Two New Lives of Harry Houdini

Two New Lives of Harry Houdini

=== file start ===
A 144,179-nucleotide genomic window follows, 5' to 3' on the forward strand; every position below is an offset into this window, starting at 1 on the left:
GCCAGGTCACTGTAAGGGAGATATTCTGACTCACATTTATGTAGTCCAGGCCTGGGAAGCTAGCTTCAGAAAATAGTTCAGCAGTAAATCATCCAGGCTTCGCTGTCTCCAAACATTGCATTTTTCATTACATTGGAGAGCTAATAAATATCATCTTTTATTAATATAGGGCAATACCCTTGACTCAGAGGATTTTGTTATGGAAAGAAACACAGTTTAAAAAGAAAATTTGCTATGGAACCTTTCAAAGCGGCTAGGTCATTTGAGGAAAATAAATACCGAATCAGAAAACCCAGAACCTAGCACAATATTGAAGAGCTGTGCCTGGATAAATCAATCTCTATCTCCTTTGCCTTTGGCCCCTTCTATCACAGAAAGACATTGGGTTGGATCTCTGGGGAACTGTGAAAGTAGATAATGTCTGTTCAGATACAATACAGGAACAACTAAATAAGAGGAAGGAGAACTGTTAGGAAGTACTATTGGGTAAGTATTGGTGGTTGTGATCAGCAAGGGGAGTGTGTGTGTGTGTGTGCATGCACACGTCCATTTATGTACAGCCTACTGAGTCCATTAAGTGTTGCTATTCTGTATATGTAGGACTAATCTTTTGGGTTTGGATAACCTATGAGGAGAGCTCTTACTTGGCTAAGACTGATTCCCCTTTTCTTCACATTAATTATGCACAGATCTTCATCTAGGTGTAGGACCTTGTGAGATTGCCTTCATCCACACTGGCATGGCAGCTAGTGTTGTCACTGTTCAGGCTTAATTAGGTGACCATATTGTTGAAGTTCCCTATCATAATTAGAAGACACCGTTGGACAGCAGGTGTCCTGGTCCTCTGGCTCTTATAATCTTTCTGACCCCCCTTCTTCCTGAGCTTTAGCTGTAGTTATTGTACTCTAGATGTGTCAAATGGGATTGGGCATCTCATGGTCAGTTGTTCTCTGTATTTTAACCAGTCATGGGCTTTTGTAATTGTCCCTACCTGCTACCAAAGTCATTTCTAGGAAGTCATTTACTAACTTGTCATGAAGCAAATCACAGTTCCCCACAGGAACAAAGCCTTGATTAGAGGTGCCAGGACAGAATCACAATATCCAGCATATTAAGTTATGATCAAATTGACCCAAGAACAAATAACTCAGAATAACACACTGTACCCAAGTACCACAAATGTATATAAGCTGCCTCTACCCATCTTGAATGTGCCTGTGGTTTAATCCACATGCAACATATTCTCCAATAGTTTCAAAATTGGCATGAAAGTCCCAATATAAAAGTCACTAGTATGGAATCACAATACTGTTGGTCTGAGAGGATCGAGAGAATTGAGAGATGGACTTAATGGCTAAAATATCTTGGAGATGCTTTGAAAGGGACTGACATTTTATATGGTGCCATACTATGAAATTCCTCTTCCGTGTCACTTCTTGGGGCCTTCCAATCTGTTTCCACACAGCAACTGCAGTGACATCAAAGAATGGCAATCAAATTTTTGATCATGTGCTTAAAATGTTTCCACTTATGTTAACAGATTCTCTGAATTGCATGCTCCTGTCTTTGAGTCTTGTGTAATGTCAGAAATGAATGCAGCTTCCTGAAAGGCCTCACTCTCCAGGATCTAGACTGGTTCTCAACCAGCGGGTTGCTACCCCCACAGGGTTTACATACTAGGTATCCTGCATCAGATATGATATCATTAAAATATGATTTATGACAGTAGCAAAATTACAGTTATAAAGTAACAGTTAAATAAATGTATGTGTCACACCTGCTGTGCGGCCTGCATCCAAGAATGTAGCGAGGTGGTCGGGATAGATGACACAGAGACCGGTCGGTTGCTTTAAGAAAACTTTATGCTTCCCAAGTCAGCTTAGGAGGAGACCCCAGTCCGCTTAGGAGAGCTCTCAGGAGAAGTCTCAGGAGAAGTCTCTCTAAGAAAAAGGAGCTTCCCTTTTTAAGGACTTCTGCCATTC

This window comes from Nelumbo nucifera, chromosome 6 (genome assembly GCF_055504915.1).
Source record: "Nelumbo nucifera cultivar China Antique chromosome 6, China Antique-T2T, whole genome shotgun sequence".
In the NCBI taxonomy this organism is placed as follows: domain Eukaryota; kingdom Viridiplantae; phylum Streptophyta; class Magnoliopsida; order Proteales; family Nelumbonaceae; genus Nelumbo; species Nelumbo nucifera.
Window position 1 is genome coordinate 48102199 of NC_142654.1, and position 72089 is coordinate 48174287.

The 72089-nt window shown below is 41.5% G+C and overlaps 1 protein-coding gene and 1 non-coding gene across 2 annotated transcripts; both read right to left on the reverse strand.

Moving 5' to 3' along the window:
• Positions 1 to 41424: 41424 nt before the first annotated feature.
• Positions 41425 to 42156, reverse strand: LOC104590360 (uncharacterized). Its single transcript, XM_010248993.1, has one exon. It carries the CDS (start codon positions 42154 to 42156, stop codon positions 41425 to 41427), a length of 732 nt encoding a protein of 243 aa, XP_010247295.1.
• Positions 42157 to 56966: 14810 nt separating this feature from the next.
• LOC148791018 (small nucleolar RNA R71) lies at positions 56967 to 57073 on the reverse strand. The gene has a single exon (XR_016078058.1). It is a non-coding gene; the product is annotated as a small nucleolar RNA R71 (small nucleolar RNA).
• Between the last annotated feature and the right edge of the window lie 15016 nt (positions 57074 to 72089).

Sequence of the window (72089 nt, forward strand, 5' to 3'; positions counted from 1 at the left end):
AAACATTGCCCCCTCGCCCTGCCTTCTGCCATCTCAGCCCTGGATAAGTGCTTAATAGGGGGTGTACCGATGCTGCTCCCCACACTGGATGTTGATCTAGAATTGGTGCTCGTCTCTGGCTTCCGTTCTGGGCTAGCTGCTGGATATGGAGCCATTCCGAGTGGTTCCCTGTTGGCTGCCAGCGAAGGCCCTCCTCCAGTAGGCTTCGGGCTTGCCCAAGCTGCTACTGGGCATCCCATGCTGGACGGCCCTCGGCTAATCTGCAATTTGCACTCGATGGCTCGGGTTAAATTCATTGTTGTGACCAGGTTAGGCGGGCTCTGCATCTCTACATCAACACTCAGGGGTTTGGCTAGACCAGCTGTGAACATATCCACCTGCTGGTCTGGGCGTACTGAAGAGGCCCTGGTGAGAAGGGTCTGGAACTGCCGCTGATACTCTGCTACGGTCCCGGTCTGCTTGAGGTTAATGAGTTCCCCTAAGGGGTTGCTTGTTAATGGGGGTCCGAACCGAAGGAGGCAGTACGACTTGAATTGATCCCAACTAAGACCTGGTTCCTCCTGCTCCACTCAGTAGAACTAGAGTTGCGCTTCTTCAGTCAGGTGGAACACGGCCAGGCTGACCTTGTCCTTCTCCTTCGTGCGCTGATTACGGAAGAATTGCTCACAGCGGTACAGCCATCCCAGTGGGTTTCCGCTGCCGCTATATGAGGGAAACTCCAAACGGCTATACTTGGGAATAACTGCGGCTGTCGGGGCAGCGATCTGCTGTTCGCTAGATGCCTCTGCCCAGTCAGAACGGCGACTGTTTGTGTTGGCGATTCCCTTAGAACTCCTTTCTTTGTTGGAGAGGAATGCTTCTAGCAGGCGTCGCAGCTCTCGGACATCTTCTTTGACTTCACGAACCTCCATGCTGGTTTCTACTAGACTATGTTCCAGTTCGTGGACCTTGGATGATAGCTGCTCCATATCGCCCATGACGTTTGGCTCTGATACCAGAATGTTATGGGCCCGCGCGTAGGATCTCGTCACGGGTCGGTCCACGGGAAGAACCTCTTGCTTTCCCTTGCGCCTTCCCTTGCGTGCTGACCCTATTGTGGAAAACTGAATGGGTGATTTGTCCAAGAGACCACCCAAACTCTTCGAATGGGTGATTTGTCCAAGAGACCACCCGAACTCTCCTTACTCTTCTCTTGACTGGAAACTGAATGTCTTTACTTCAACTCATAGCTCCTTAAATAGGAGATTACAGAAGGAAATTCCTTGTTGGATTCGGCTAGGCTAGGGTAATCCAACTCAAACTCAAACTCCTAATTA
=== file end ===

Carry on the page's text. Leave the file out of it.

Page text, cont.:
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If ever a life called for a brief reversion to Freudian psychobiography, it is that of the escape artist Harry Houdini. Born Erik Weisz in Budapest in 1874, he was “a mama’s boy all his life,” Joe Posnanski writes in “The Life and Afterlife of Harry Houdini.” Years later, long after the Weisz (now Weiss) family had moved to America, his dying father, an out-of-work rabbi in Manhattan, reminded Erik (now Ehrich) of an earlier promise to take care of his mother, Cecilia. Nearly a quarter-century after his father’s death, having become famous as the Great Houdini, the performer demanded that one employer pay him in gold coins, and then took a sack of them to Cecilia. Reminding her of the commitment he had made to his father, he asked that she hold out her apron and, as Adam Begley adroitly puts it in his “Houdini: The Elusive American,” “poured the coins, a tinkling golden cascade, into his mother’s lap.” When she died a year later, Houdini “mourned extravagantly,” Mr. Begley writes, and was never quite the same again.

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